Veterinarian Robin Radcliffe

Radcliffe and his colleagues were similarly thrilled with their Ig Nobel. “Our team is super excited,” he says. “We’ve gotten so much exposure for rhino conservation that we wouldn’t have otherwise. To get this recognition is wonderful.”

Other Ig Nobel-winning projects by Cornellian researchers include:

The ouch of bee stings

As a grad student in neurobiology and behavior, Michael Smith, PhD ’17, won a 2015 Ig Nobel for a project in which he tested the relative pain of being stung—by letting bees sting him on various parts of his body about 200 times. He now heads the Smith Bee Lab at Auburn University

How does your ponytail flow?

Physicist Raymond Goldstein, PhD ’88, and colleagues won a 2012 Ig Nobel for calculating the balance of forces that shape and move human hair in a ponytail. On the University of Cambridge faculty, Goldstein has numerous other honors including the 2016 Batchelor Prize, given by the International Union of Theoretical and Applied Mechanics, for research on active matter fluid mechanics.

In praise of procrastination

Creating the “Theory of Structured Procrastination” won a 2011 Ig Nobel for John Perry, PhD ’68, an emeritus professor of philosophy at Stanford. It states that if you tend to procrastinate, you can still get things done; just use a somewhat-less-important project as a way of avoiding one that’s even more important. (That way, you still accomplish something valuable.) The following year, Perry published The Art of Procrastination: A Guide to Effective Dawdling, Lollygagging, and Postponing.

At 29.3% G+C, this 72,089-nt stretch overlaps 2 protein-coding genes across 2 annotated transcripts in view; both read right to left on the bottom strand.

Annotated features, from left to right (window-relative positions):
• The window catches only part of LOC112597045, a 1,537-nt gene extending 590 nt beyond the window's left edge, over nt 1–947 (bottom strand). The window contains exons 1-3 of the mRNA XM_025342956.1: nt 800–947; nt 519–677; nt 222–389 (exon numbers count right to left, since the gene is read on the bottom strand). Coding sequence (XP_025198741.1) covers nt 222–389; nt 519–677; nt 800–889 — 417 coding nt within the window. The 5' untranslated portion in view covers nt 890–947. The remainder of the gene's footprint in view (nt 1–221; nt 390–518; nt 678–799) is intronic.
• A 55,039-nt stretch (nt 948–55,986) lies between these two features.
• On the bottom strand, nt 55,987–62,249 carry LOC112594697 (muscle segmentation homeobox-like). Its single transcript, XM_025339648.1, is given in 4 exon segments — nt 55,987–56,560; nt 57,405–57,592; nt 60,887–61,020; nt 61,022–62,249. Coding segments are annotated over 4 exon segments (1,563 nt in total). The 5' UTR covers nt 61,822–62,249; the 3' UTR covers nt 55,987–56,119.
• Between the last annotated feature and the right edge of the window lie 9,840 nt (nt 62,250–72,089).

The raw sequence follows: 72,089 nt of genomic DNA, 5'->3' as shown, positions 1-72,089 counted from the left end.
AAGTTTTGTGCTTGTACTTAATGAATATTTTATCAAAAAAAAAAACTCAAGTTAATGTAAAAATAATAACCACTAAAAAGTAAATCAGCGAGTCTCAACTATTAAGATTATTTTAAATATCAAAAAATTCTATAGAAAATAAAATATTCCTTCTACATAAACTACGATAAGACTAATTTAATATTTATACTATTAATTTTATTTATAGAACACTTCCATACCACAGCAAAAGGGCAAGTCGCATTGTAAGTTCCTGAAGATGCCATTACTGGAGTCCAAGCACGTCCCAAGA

The invisible gorilla

In work—detailed in a paper titled “Gorillas in Our Midst: Sustained Inattentional Blindness for Dynamic Events”—that won a 2004 Ig Nobel, Daniel Simons, PhD ’97, demonstrated that when people pay close attention to something, it’s easy to overlook other things—even someone wearing a gorilla suit. Simons is a professor of psychology at the University of Illinois, Urbana-Champaign.

A twist on the ‘Peter Principle’

The familiar principle holds that job promotions ultimately result in people rising to the level of their incompetence; two Cornellians explored how bad we may be at assessing our own abilities. David Dunning, now a professor emeritus of psychology, and Justin Kruger, PhD ’99, won a 2000 Ig Nobel for describing what has since become known as the Dunning-Kruger Effect: a form of cognitive bias in which people who aren’t particularly adept at a task overestimate their ability, while those who are good at something underestimate their own skills.

Turning off the gas

If you’re lactose intolerant but can still enjoy an ice cream sundae or a cold glass of milk, you may have Alan Kligerman ’52 to thank for it. The former CALS dairy science major invented Lactaid, which takes the tummy trouble out of lactose. In 1991, he was among the first crop of Ig Nobel winners for his invention of Beano, which similarly allows the gas-free consumption of beans and other complex carbs. The Ig Nobel site lauds him as a “deviser of digestive deliverance, vanquisher of vapor.”

Top image: Transporting a critically endangered black rhino. (Photo courtesy of the Namibian Ministry of the Environment, Forestry, and Tourism)

Published November 5, 2021; updated January 25, 2022


  1. George Jay Mendelson, Class of 1967

    There is clearly nothing ignoble about the Ig-Nobel. Indeed, I would contend that Ig-Nobels are far more valuable than their ‘pseudo-nymic’ namesakes.
    Ig-Nobels are more readily accessible and understandable to ordinary people.
    One does not need a Ph.D. to appreciate an Ig-Noble.